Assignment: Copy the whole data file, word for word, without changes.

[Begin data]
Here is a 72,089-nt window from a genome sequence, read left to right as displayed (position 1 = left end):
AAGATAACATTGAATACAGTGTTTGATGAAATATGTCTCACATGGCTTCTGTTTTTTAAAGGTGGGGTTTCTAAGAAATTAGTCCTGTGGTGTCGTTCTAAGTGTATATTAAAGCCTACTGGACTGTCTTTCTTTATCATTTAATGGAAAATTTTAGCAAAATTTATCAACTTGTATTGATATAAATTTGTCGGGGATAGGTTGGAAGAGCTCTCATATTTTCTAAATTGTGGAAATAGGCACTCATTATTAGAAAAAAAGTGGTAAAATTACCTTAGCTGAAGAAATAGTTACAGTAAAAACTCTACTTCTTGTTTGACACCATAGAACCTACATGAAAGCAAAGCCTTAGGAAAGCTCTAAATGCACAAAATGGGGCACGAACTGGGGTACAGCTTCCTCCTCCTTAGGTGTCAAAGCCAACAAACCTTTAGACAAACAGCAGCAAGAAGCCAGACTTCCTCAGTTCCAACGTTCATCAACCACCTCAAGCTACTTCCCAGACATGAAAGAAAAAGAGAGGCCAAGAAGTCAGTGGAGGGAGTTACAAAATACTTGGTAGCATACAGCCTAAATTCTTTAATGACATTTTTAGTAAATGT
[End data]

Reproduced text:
Here is a 72,089-nt window from a genome sequence, read left to right as displayed (position 1 = left end):
AAGATAACATTGAATACAGTGTTTGATGAAATATGTCTCACATGGCTTCTGTTTTTTAAAGGTGGGGTTTCTAAGAAATTAGTCCTGTGGTGTCGTTCTAAGTGTATATTAAAGCCTACTGGACTGTCTTTCTTTATCATTTAATGGAAAATTTTAGCAAAATTTATCAACTTGTATTGATATAAATTTGTCGGGGATAGGTTGGAAGAGCTCTCATATTTTCTAAATTGTGGAAATAGGCACTCATTATTAGAAAAAAAGTGGTAAAATTACCTTAGCTGAAGAAATAGTTACAGTAAAAACTCTACTTCTTGTTTGACACCATAGAACCTACATGAAAGCAAAGCCTTAGGAAAGCTCTAAATGCACAAAATGGGGCACGAACTGGGGTACAGCTTCCTCCTCCTTAGGTGTCAAAGCCAACAAACCTTTAGACAAACAGCAGCAAGAAGCCAGACTTCCTCAGTTCCAACGTTCATCAACCACCTCAAGCTACTTCCCAGACATGAAAGAAAAAGAGAGGCCAAGAAGTCAGTGGAGGGAGTTACAAAATACTTGGTAGCATACAGCCTAAATTCTTTAATGACATTTTTAGTAAATGT